Three-dimensional computer model showing the projection patterns of HRP-labelled neurones in the left-side optic lobe of an early wildtype pupa (28 h apf; compare medial focal plane of the same optic lobe in Fig. 2B). In stereo-couples A and B the view is along, the dorsoventral axis, in C along the posterior-anterior axis and in D along the distal-proximal axis. In all pictures, the surface of the optic lobe is shown in dark blue (the lines follow the periphery of the optic lobe and the border between the optic lobe and the central brain region on consecutive optical sections), the OLPs are red, the remnants of the degenerating Bolwig’s nerve are green and centrifugal fibres are yellow. A (same view as B) also shows the outlines of the optic lobe neuropils (light blue). The OLP fibres (red) tangentially run along the prospective distal medulla surface (Me) from its prospective posterior to its prospective anterior margin and then enter the pathway of the posterior optic tract (PO). The cell bodies of the OLPs occupy a position in the outer optic chiasm between the developing lamina (La) and medulla neuropils. An additional set of HRP-labelled fibres (yellow), not previously detectable in the larva, now centrifugally invades the medulla, lobula (Lo) and lobula plate (LP). Several of them project towards the anterior margin of the medulla by using the pathway of the posterior optic tract, as do the OLPs. The orientation of the object is indicated by the coordinates at the bottom of each picture: ⟨ ⟩, anterior; X, dorsal; O, proximal). Me, medulla; La, lamina; Lo, lobula; LP, lobula plate; PO, posterior optic tract.

In the early pupa, HRP-labelled centrifugal fibres appear in the optic lobes in addition to the OLPs (Figs 2B; 3). A fraction of these fibres clearly belong to the MT-cells since they approach the anterior margin of the medulla via the posterior optic tract and invade the median medulla neuropil. As opposed to the OLPs, these HRP-labelled centrifugal fibres and additional ones projecting into the lobula complex are not yet detectable in the optic lobes of late larvae. Thus, they do not grow into the optic lobe before the early pupal stage when differentiation of the optic lobe neuropil is in a more advanced stage. As deduced from their intensive HRP-staining they must have passed through a small number of mitoses.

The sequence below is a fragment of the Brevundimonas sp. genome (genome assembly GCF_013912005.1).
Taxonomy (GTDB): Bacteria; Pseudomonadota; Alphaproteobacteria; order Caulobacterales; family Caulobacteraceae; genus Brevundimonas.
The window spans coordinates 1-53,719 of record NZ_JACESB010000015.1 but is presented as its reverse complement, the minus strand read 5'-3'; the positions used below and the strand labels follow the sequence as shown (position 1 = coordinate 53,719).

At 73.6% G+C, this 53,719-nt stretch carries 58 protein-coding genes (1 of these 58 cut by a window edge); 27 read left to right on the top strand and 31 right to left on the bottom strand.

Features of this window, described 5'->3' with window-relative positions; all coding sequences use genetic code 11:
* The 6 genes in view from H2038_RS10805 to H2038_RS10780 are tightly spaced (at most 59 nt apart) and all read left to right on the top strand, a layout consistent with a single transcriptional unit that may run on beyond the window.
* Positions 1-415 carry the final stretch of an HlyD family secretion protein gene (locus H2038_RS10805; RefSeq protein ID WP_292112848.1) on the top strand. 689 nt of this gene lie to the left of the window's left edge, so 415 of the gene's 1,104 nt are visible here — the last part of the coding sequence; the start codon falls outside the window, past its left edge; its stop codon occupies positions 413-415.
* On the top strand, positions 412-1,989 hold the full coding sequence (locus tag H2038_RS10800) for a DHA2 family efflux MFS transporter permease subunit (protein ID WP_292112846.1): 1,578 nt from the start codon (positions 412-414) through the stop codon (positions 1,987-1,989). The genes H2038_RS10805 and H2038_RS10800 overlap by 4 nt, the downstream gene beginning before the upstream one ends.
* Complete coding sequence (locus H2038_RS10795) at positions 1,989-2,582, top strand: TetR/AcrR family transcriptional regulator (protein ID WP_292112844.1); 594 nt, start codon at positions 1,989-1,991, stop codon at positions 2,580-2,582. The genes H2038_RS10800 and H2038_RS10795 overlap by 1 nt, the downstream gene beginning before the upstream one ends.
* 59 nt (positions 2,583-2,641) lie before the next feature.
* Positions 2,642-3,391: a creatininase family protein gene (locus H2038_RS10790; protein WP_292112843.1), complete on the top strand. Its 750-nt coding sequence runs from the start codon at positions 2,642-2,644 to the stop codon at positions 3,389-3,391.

About 10 h after puparium formation (apf) the first signs of degeneration appear in Bolwig’s nerve and on the eye disc a few large non-neuronal cells associated with the Bolwig’s nerve become labelled with HRP (Fig. 2C). Since they do not manifest the HRP before this stage, these cells may be phagocytizing degenerating material of the Bolwig’s nerve and thereby accumulating HRP by an indirect route. Degeneration of the nerve proceeds in an anterograde direction until about 30 h apf, when the nerve has completely vanished (Fig. 2A). In contrast to the Bolwig’s nerve, the OLPs persist through metamorphosis and are still found in 6-day-old adult flies (older flies were not inspected). Their number, location and axonal projection pattern correspond to that of the preceding stages (Fig. 4A,B).

Fig. 4

Optic lobe pioneers in wildtype adult CNS. (A) Frontal view of an optic lobe of a 6-day-old adult fly which received HRP at the syncytial blastoderm stage. (B) Whole-mount preparation of a wildtype adult brain stained with MAb 22C10. In the optic lobes (OL) the antibody binds to the OLP fibres (arrows) and retinula cell axons whereas most of the optic lobe neuropil becomes only weakly labelled. Arrowheads point to the region where the OLP fibres bend to follow the posterior optic tract. Arrows at the bottom of A,B indicate the orientation of the objects: d, dorsal; l, lateral. CB, central brain; OL, optic lobe; OLP, optic lobe pioneers (axon fascicle); SG, suboesophageal ganglia. (A): composite photograph. Bar, (A) 20 μm; (B) 100 μm.